In a memorable final at the Oval, batting first – Pakistan posted an imposing 338-4 – with opener Fakhar Zaman scoring 114.
In reply, Mohammad Amir tore through India’s top order while Hasan Ali and Shadab Khan caused further chaos to blow India away for just 158 inside 31 overs.
Here, Sport360’s Jaideep Marar looks at the key turning points from the clash in south west London.
The Indian bowlers started off with a maiden first over by Bhuvneshwar Kumar while Jasprit Bumrah at the other end also bowled to a plan by limiting the scoring shots of Pakistan’s in-form opener Fakhar Zaman.
In his second over, he even managed to get Zaman to edge to wicket-keeper Mahendra Singh Dhoni but television replays indicated that he had overstepped giving a big reprieve to the left-hander.
Bumrah’s no-ball gave the initiative to Pakistan as Zaman not only hung on to notch his maiden ODI hundred but also played his part in a 128-run opening wicket stand with Azhar Ali.
Bumrah who gave away 10 runs in his first over never regained his poise or discipline as he bowled three no-balls and five wides in his nine overs besides conceding 68 runs.
India’s opening bowlers had the Pakistan openers in a bind conceding just seven runs in the first three overs. But once Bumrah overstepped to give Fakhar Zaman a reprieve, his partner at the other end, Azhar Ali took charge. He pummeled a straight drive off Bumrah in the same over to show his intent and ease the nerves.
When Ashwin was introduced into the attack, Azhar ensured the off-spinner did not settle down into a rhythm by smashing a huge six in his first over. Ashwin lost his sting thereafter as he went wicketless for 70 runs in his 10 overs besides bowling four wides.
Zaman, who was denied width to play his shots by the Indian bowlers, struggled initially but with Ali showing the way he too flourished as they laid a solid foundation for a big total.
The Indians had to toil hard on a flat pitch to get their first success in the form of a run-out. It partly had to do with Fakhar Zaman not responding to partner Azhar Ali’s call for a run.
With a new man, Babar Azam in, the Indians began closing in – conceding just six runs in the next two overs. But that’s when Zaman, who was batting on 61 with Pakistan on 134-1 in the 25 over, took the Indians apart with a calculated assault against the spinners, Ravindra Jadeja and Ravi Ashwin – smashing three fours and two sixes as they collected 33 runs off 12 balls.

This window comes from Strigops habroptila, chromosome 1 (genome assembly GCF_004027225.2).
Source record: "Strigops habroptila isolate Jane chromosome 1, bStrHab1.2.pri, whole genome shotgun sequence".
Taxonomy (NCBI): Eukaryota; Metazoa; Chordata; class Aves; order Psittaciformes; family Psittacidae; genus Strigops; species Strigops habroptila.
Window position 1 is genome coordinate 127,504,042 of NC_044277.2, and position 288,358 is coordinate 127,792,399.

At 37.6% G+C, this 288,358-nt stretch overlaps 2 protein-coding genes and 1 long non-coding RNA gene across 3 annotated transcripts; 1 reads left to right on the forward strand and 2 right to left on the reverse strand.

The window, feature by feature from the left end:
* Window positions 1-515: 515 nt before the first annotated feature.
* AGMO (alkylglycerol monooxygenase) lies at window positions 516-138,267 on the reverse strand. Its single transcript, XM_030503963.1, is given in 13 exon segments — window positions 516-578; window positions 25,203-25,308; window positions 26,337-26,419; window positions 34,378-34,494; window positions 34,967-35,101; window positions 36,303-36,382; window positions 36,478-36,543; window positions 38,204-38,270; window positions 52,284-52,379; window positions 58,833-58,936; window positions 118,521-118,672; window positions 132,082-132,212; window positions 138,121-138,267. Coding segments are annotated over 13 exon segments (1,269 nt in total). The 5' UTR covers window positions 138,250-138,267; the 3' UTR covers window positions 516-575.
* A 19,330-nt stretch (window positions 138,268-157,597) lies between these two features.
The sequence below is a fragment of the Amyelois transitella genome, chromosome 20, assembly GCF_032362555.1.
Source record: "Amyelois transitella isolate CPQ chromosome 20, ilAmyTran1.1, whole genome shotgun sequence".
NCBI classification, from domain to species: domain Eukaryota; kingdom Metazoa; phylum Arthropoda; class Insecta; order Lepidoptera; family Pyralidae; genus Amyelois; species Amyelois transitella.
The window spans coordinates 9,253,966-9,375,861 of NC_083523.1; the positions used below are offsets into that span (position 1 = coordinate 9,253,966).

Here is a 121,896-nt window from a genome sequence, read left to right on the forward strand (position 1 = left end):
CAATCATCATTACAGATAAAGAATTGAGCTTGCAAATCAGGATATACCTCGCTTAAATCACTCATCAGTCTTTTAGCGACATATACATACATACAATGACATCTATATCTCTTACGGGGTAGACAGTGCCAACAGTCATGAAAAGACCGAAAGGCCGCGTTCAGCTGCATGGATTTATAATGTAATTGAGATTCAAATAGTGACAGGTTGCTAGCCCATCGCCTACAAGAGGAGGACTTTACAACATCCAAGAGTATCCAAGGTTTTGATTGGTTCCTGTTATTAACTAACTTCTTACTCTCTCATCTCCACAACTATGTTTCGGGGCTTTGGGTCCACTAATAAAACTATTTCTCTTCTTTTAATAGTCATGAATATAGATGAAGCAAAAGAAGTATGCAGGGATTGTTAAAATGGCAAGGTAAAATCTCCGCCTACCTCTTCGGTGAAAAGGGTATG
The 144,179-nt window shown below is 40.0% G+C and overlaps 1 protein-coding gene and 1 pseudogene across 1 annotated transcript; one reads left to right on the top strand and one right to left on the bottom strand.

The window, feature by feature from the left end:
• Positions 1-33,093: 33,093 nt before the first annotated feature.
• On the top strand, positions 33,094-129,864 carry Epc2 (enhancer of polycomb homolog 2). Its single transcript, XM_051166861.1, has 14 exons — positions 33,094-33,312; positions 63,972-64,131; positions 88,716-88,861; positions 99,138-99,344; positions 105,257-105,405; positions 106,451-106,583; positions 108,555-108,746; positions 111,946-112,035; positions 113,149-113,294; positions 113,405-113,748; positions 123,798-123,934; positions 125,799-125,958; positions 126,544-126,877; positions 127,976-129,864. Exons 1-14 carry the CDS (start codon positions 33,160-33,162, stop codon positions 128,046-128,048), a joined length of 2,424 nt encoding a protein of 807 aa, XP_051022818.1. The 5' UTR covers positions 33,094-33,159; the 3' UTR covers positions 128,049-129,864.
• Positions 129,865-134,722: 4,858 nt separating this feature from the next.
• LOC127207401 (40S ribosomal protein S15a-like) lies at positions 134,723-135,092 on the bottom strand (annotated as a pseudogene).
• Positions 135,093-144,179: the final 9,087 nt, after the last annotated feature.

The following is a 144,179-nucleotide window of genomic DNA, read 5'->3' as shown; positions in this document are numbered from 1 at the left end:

Zaman’s tactics meant Pakistan were not bogged down by the fall of a wicket, instead their scoring rate multiplied so much so that they crossed the 200-mark in the 33rd over. It also hurt the Indian bowling further and they had to be content playing second fiddle throughout the innings.
One of Pakistan’s most senior players in the side, Mohammad Hafeez, had been a having a relatively quiet tournament with scores of 31 not out, 1, 26 and 33. There were rumblings back home about his utility with some even saying this could be his last tournament in the green shirt.
However, at the Oval, the situation was perfect for the 189-match veteran to come into his element with the Pakistani batsmen on top.
When he walked into bat in the 40th over the contest, it was interestingly poised as Pakistan were 247-3 and looking to accelerate while the Indians were desperate to restrict them.
But Hafeez came up with an inspired knock – cracking an unbeaten 57 off 37 balls (smashing three sixes and four fours) as Pakistan piled 91 runs in the last 60 balls.
Hafeez’s innings provided the ideal finish as they broke the Indians’ back by posting a formidable total.
Pakistan’s hopes of clinching this final rested on taking early wickets to create panic in the Indian ranks. And that’s exactly what their talismanic fast bowler Mohammad Amir did with his third delivery of the innings by trapping in-form Rohit Sharma leg before wicket with an in-swinging delivery.
India were 0-1 but Amir went a step ahead in his next over by getting the wicket of India’s biggest hope and captain Virat Kohli. The beauty of this dismissal was that off the previous ball Kohli was dropped in the slips after the World No.1-ranked batsman nicked an away going delivery.
Amir, however, did not allow the miss to affect him as he ran in purpose and unleashed another fantastic ball that Kohli tried to flick but ended up edging to point. The left-arm pacer was not finished yet as he returned to hurt India further by claiming Shikhar Dhawan, who was leading a fightback, by inducing an edge to wicket-keeper Sarfaraz Ahmed.
Amir’s triple strikes rattled India as they lost three of their most prolific run-getters with just 33 runs on the board and from thereon it was all downhill for the defending champions.
Revelation and redemption helped Pakistan turn world cricket’s order upside down as Fakhar Zaman’s maiden one-day international century and Mohammad Amir’s brilliant new-ball spell underpinned a landslide 180-run win over India in the Champions Trophy final.
Fakhar rode his luck for a spellbinding 114, caught-behind from a no-ball on three and escaping a run-out chance with just a single to his name in Pakistan’s total of 338 for four at The Oval.